IP, including patents, is monopolistic in nature. When it comes to the health sector, it appears to conflict with public good. However, they are not necessarily in opposition to each other. The TRIPS Agreement strikes a fair balance between IP (a private property) and public health (a public good). Article 7 calls for IP protection and enforcement to be conducive to social and economic welfare. On the other hand, Article 8 sanctions WTO members to adopt necessary measures to protect public health and promote public interest (as long as their measures are consistent with TRIPS). This also indicates that a patent holder’s rights and legitimate interests, as those of third parties, must not be unreasonably harmed when pursuing a public health objective. Indeed, a patent holder’s exclusive rights of exploitation (for a limited time) in trade must be considered as a guarantee to incentivise and promote innovation – which is, after all, the premise of patent rights protection.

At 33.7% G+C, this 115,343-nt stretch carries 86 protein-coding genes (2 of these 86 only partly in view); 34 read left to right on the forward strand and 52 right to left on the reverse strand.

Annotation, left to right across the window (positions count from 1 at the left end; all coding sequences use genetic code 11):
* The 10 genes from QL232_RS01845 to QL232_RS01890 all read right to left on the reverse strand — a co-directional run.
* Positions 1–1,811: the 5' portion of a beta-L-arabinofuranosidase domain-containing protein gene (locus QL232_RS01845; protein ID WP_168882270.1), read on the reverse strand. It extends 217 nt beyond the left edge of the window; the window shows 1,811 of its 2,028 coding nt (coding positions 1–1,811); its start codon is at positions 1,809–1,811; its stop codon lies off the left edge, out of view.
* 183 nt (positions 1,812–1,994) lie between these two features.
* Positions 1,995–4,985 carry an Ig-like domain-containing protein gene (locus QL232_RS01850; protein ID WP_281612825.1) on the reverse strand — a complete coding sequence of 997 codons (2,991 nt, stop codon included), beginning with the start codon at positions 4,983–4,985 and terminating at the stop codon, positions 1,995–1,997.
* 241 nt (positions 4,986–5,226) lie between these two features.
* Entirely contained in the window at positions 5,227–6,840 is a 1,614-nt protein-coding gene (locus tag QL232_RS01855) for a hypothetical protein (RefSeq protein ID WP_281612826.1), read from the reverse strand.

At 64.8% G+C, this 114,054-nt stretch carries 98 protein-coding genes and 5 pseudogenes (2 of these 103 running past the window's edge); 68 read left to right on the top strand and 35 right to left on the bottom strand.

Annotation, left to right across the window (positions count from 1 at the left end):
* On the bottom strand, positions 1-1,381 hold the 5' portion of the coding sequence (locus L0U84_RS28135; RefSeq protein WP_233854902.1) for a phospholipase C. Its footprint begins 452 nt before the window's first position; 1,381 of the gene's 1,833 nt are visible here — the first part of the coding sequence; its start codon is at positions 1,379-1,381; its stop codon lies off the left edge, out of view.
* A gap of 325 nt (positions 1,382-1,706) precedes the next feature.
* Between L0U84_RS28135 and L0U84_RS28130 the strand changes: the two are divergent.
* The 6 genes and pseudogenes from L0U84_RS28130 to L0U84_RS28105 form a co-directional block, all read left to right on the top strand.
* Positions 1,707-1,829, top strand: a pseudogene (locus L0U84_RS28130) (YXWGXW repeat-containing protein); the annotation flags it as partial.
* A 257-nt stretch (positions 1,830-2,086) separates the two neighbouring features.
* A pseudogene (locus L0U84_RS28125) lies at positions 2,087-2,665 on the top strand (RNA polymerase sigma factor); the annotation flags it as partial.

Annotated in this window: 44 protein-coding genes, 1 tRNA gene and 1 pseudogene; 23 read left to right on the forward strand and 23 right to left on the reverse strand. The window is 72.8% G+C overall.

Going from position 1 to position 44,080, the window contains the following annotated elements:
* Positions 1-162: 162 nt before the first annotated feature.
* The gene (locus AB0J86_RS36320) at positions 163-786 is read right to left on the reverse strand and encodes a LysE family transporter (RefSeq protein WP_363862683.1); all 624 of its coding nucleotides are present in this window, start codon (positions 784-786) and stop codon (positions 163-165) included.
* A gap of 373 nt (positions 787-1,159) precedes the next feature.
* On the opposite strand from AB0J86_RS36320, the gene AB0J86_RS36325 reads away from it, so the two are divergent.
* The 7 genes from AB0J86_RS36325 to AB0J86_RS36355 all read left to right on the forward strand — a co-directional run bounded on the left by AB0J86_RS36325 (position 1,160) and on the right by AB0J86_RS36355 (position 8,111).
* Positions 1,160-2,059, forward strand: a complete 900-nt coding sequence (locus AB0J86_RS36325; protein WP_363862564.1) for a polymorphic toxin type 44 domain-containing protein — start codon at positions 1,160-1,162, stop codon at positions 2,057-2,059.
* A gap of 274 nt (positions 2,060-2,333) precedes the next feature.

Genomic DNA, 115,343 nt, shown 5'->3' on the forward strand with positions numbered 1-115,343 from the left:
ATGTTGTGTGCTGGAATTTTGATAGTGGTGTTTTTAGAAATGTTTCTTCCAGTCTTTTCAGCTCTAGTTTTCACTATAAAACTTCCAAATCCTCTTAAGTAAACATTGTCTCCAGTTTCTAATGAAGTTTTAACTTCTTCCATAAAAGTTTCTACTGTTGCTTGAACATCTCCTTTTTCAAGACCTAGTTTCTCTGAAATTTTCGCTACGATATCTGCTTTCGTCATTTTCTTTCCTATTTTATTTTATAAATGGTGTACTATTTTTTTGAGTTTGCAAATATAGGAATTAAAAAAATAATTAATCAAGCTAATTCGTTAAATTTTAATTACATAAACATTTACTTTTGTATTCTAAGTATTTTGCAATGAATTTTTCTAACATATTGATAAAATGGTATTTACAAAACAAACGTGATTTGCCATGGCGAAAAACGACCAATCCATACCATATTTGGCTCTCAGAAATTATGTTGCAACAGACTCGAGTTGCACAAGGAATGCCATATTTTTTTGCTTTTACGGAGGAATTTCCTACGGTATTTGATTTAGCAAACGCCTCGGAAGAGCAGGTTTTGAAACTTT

In the spirit of promoting public goods, TRIPS provides developing countries and least developed countries (LDCs) with two special and differential treatments. Article 66 provides them with a longer transitional period to implement the TRIPS Agreement and encourages technology transfer. As for LDCs, their obligations related to pharmaceutical patents and undisclosed information will not be enforced until
Moreover, Article 67 compels developed countries to provide, upon request, technical and financial cooperation in favour of developing and LDCs, including capacity-building on IPs protection and enforcement.
Summarising, the TRIPS agreement provides (theoretically) enough tools to promote public health, while also protecting the holder’s rights. Whether to use them or not is a decision that falls to the member states’ assembly.
(Forced) Technology transfer
Moreover, IP has a direct influence over technology transfers, a legitimate component of trade. Article 66.2 of the TRIPS Agreement obliges developed countries to provide incentives to their enterprises and institutions for promoting and encouraging technology transfer to the LDCs. The goal is to create a sound and viable technological base.